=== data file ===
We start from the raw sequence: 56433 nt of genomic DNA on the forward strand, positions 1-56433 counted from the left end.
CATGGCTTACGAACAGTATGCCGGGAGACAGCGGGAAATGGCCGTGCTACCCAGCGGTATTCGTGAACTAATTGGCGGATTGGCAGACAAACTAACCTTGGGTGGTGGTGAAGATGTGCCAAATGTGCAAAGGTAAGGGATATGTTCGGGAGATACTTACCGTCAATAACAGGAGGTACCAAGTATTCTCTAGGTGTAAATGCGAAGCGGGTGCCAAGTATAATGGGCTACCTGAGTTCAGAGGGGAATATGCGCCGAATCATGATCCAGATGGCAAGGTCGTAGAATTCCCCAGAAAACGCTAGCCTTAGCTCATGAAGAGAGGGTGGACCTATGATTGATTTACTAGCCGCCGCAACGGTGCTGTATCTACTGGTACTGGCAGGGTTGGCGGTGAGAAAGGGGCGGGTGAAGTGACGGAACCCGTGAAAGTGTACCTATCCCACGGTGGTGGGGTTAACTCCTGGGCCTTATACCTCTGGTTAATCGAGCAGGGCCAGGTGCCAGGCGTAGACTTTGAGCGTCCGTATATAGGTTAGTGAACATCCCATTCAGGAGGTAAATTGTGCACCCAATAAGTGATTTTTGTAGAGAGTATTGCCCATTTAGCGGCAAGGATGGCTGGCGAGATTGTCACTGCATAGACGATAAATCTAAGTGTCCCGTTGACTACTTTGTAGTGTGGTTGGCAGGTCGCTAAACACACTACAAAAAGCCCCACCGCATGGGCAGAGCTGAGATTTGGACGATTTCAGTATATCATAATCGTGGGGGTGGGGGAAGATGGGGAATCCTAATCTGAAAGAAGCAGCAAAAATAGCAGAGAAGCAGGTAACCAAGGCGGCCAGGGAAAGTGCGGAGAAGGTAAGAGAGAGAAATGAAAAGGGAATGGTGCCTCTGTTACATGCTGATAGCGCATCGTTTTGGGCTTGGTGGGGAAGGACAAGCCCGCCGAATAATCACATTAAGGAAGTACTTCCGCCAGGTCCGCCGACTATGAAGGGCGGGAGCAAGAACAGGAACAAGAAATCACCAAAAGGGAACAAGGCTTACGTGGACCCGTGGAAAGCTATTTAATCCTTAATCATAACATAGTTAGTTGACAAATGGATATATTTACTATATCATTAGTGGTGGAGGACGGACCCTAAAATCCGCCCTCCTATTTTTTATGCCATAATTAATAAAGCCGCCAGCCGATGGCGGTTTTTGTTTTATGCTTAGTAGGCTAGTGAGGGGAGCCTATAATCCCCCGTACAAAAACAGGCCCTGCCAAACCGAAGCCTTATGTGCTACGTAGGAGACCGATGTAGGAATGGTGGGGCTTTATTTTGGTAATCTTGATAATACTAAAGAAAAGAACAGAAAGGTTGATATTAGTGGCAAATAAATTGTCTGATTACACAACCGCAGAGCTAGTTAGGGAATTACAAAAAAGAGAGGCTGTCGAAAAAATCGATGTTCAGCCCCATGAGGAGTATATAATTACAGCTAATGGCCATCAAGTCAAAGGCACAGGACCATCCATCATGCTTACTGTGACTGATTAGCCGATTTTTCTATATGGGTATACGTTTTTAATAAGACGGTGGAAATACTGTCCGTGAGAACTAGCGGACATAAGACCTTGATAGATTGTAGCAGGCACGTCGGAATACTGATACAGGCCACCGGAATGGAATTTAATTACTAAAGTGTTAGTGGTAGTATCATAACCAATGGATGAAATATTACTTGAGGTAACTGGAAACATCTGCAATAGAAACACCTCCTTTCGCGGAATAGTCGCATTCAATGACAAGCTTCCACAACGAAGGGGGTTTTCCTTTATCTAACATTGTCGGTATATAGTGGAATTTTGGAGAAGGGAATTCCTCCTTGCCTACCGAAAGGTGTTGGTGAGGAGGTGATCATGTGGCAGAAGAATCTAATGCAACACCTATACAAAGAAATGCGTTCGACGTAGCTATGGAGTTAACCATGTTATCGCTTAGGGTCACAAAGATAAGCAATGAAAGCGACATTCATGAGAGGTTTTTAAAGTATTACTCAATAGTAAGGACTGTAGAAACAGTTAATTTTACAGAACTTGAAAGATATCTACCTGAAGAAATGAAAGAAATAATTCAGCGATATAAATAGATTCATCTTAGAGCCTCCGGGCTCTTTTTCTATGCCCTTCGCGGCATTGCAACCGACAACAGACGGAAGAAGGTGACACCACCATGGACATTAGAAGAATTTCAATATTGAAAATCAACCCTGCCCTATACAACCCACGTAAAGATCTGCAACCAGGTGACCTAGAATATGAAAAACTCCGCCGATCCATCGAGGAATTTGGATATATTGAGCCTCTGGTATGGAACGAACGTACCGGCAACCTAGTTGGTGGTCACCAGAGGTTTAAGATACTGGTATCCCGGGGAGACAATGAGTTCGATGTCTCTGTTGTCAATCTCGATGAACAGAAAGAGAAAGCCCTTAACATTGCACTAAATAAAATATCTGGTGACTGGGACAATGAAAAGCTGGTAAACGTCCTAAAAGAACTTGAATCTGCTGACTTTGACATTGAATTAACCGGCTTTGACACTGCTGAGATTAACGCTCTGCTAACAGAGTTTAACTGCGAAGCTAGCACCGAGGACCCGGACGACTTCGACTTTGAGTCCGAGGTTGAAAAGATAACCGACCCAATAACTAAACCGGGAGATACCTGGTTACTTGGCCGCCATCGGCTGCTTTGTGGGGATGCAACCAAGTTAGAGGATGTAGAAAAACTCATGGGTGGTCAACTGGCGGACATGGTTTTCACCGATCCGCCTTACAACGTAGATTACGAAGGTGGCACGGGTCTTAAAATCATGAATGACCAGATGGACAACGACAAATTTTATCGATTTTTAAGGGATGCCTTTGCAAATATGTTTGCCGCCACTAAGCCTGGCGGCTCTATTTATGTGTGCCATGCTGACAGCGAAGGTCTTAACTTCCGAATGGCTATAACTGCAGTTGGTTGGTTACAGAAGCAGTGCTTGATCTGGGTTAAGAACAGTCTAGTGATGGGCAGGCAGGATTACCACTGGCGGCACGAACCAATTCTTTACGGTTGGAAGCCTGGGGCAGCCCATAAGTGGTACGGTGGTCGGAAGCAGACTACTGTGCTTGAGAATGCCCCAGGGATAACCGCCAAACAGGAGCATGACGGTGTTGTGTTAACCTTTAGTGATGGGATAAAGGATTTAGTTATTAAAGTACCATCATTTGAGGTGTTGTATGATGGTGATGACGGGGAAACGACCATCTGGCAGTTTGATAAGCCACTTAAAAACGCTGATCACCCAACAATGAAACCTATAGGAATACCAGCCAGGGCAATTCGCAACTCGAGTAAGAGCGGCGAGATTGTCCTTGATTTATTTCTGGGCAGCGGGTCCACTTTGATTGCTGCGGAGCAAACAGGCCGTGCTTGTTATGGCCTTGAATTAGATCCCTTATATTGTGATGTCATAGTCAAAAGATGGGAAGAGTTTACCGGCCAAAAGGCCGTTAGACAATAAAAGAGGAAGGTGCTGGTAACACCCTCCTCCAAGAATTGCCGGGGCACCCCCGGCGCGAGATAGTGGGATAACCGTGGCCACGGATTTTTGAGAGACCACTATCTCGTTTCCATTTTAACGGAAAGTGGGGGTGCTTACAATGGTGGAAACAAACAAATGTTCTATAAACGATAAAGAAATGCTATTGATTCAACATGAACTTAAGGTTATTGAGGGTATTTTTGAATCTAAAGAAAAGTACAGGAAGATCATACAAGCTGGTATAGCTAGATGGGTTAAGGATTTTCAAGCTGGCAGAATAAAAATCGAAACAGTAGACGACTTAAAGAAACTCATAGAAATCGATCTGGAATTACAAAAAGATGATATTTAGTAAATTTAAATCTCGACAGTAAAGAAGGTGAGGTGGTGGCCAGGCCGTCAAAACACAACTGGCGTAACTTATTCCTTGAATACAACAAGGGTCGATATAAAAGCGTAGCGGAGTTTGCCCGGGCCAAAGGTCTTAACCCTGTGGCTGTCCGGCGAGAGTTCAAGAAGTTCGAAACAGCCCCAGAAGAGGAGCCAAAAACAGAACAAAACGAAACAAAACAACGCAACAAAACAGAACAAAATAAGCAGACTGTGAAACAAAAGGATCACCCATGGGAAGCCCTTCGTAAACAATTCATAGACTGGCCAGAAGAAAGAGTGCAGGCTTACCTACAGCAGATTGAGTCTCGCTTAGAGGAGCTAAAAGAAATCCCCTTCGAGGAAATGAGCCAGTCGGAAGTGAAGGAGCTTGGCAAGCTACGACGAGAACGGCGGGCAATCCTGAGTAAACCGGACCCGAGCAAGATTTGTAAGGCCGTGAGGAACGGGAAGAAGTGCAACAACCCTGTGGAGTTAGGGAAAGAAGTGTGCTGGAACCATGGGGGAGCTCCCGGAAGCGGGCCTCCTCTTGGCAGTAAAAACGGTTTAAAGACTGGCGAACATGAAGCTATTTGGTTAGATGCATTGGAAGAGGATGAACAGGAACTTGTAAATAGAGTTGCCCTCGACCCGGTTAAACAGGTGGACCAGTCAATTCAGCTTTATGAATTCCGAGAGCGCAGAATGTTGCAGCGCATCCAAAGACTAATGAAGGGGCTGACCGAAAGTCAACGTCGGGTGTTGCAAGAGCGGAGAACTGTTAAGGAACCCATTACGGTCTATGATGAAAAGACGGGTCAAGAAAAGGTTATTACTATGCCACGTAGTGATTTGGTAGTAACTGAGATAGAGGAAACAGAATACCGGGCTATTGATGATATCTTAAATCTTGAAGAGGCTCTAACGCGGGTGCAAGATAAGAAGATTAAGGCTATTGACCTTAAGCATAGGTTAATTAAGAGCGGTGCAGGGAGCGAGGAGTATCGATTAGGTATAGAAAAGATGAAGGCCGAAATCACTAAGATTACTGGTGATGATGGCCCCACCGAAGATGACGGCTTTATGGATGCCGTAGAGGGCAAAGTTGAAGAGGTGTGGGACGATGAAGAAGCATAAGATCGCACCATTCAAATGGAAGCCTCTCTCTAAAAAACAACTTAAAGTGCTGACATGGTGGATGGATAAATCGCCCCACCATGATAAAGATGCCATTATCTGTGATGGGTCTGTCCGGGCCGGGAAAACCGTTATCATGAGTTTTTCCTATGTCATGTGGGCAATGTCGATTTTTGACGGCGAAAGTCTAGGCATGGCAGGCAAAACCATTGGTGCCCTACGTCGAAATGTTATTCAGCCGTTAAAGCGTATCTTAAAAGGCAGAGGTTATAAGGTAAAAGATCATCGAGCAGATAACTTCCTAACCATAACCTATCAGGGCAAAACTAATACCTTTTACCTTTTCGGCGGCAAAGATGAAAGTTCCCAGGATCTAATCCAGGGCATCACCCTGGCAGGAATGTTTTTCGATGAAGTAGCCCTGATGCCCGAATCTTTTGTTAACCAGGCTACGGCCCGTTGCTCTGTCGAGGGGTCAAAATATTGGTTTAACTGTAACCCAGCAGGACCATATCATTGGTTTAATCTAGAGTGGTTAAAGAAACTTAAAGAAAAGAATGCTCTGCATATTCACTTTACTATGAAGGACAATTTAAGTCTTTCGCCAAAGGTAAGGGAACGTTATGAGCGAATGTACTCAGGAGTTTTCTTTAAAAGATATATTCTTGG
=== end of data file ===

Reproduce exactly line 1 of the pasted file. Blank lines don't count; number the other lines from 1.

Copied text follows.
We start from the raw sequence: 56433 nt of genomic DNA on the forward strand, positions 1-56433 counted from the left end.